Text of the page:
commissioned works



ǁ Texts

tHe enigma variations
by Bill Kouwenhoven, International Editor. Hotshoe International. London

With the work of Élise Boularan, the viewer is constantly left to fill in gaps and find meaning in the accumulation of ambiguous images juxtaposed with one another. Is there a series at play? Is there a narrative in progress? Boularan (narbonne, 1984) leaves us guessing with images that are tantalizing yet enigmatic. With a poetic eye towards language in the titles of her works and a simple structure to her photographs, Boularan constructs enigmas out of thin air and the play of light. Sequenced photographs invariably force the viewer to make sense of the content or non-content of each photograph and, when they involve images of people, they demand we build a story around them. As such, a series of images should be more than the sum of its individual images, but with her mind’s lens focused, or de-focused, on the spaces in between that which can be seen and that which cannot be seen, Boularan concentrates on the elisions and ellipses, the lapses and the lacunae that invert the dynamic of storytelling whether through words of pictures.

Her palette is soft with beiges and ochers, greens and blues, and blown-out whites suggest a haze of memories felt but not quite remembered, of Mazzy Stars and dust motes. In lapsus Prompta, people seldom look straight at her camera, but when they do, they have the quality of faded Polaroids or forgotten snapshots of a summer’s idyll. Put a picture of a bed in between those of two people, and we build a romance around it, put some trees between people, and we conjure up ancient vacations and lost youth or the loneliness of old age.

yet, as we are well aware, and pace roland Barthes, the photograph is an instrument of the here and now that is displaced to the there and then. Boularan, who studied painting and philosophy in Toulouse is well aware of this. She writes, “There is a lot of nostalgia [in my work]. But the question of time is very present and important in my practice. Photography is, we know it, the privileged instrument of this temporal ambiguity.” For her, these images are of the present but which present. on this she is equally ambiguous: “I need this timelessness in my images. As if the time was suspended, far from the world of appearances.”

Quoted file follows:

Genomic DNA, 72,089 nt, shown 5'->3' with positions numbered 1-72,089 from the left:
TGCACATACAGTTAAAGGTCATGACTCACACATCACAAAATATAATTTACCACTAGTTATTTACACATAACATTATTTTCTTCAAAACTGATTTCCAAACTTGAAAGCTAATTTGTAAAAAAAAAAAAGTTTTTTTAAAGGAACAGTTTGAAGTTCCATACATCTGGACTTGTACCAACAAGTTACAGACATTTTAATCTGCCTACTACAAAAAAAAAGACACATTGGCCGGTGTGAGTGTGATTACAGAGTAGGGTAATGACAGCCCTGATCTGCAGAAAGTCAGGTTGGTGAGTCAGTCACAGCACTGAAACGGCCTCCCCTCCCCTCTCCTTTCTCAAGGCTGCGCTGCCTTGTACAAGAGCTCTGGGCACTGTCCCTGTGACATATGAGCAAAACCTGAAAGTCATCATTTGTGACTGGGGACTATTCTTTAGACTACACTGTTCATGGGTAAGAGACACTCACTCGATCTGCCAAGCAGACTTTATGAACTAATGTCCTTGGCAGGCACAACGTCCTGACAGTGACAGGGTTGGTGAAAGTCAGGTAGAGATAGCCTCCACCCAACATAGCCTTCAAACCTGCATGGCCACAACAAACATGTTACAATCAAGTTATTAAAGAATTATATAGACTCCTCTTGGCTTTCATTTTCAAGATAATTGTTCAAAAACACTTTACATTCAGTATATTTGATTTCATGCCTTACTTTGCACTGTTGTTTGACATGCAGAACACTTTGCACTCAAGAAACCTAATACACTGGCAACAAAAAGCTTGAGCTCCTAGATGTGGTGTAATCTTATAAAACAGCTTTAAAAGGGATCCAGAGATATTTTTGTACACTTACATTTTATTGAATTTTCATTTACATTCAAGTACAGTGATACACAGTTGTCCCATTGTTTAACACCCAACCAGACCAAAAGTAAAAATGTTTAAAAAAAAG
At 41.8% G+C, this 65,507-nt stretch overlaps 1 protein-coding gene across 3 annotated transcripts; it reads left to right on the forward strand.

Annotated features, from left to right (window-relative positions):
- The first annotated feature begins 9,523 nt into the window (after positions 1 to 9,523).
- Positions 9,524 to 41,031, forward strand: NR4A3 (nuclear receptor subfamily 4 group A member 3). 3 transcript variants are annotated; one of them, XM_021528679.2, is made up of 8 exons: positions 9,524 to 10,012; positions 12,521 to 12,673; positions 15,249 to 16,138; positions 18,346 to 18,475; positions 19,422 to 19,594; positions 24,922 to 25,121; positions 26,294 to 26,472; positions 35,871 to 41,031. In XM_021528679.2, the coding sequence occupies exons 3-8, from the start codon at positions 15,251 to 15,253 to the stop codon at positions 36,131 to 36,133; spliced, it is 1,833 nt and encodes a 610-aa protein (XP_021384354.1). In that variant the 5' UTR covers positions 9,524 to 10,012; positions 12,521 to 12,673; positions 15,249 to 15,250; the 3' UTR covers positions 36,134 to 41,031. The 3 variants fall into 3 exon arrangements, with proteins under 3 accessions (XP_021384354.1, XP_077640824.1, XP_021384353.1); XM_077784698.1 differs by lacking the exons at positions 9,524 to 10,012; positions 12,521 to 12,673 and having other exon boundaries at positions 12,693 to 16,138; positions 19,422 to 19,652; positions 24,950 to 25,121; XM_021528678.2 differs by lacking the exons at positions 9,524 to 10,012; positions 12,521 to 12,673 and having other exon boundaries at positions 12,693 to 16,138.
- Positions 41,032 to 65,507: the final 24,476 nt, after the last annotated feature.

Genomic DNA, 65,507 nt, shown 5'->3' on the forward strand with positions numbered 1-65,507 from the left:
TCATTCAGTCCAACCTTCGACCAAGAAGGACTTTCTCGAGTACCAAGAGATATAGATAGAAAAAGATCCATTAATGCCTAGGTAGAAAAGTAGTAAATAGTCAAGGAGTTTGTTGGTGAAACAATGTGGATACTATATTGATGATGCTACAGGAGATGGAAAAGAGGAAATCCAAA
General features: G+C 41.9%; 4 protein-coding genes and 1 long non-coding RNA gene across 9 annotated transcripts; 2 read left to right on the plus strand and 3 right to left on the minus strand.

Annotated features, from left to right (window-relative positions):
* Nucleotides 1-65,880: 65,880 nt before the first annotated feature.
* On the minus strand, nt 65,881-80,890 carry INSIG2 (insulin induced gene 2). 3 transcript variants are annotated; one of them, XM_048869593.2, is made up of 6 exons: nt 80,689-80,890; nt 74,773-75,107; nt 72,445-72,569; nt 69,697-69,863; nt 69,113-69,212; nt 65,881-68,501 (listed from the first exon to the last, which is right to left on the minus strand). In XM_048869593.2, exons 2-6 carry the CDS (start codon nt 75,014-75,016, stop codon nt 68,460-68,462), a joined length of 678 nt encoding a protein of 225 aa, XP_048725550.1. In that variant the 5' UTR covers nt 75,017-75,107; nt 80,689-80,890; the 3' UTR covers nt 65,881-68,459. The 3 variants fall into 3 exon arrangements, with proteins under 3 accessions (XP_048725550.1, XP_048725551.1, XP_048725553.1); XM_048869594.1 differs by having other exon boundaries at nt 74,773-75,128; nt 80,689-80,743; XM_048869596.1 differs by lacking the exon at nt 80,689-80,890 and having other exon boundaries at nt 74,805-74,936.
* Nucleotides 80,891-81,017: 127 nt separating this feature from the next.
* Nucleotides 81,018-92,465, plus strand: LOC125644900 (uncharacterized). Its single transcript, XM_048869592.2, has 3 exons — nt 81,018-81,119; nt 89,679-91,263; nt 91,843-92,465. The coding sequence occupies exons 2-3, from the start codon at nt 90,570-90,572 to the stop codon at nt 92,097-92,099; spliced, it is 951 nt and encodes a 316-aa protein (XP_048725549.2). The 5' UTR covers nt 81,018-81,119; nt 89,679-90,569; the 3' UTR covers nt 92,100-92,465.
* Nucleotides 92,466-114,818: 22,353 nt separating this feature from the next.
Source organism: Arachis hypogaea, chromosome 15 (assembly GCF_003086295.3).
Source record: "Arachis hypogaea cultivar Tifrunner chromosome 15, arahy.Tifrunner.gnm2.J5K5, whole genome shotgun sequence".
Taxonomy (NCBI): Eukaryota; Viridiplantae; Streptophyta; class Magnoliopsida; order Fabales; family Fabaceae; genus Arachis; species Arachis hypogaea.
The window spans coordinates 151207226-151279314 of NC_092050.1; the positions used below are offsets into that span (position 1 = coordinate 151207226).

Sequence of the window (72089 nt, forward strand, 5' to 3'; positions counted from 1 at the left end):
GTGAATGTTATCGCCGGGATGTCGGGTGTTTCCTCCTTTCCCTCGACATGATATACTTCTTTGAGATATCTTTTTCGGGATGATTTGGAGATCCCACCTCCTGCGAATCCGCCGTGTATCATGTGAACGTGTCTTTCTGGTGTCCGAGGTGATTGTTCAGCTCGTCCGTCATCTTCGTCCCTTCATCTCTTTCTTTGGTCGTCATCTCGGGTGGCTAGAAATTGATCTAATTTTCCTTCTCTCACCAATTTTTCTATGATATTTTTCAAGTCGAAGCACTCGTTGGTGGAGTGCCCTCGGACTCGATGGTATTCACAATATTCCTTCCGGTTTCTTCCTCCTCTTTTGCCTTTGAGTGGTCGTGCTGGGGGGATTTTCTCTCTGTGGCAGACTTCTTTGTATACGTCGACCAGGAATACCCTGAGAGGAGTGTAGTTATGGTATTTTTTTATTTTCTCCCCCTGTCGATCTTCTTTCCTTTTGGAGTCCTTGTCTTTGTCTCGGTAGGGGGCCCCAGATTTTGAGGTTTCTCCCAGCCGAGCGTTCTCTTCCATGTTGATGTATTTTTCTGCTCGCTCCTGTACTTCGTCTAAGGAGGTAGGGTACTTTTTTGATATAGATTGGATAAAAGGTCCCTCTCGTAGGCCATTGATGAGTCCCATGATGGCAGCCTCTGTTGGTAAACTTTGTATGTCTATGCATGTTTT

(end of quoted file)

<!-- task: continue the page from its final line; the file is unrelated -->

We can see this dynamic at work in e.m.a.j, a combination of letters that suggest the French pronunciation of the word “Image” but which might also be titles for the four images in this set. very obscure and dark they feature what looks like a doll on a bed, a heavy stuffed chair in a corner, an old woman at a dining table, and a semi-clad woman with her dark hair occluding her face.

In C. 43n1e, a diptych, a red-haired woman in a flowery dress or bathing suit looks first demurely down and then in a slight change of perspective, to the side with, perhaps, the Mona lisa trace of a smile as in some Éric rohmer film. Who is C? Perhaps what is C or where is C are better questions. 43n1e could easily refer to the latitude and longitude of Salège, Cazavet, in the Midi-Pyrénées of France. Maybe C stands for the place; maybe it is the woman’s name, Claire or Clarissa or Catherine, for example. Boularan admits no clues. She writes, “Then as regards the titles, I often play on oxymorons, paradox... It plays an important role in my practice. An ambiguous title... doesn’t define in a formal way [with] the exactness of the speech, but leads at once the spectator to wonder.” Indeed.

These enigmatic variations on ambiguity are at the heart of Boularan’s artistic project. Where there are places in her work, a farmhouse, and abandoned warehouse, a bedroom, a field with a well-worn path..., they seem dilapidated and fraught with some kind of history. They seem timeless but also suggestive of unseen specifics They are the bearers of lives lived and stored, but what was stored and who lived those lives then, and where are they now, we are, as she puts it drawn to wonder. Élise Boularan contrives to pull many somethings out of almost nothing. nothing happens in her pictures. There is nothing going on in her pictures. They remain very still but are somehow secretly imploring us to search for meanings. These quiet little pictures seduce by resisting interpretation. We are drawn into them by their very non-specificity and by their juxtaposition in sequence. The work could be about anything and nothing at all at the same time. out of time and out of place, they nonetheless strike the viewer with the power of their very ambiguity.

As such, Boularan’s photography is a kind of anti- photography. She writes of “preferring a picture to decrypt” to a picture that “presents that which is already given there.” Her pictures are gestures of resistance to our ability to read them and are in their own way unsettling. They reflect not that which is seen but the uncanny, the invisible, the un-see-able within us: our emotions, frailties and above all our uncertainties.

It is in the gaps between the pictures, in the elisions and lacunae, the things that we cannot see that we hope to find meanings in Boularan’s work and in our own selves.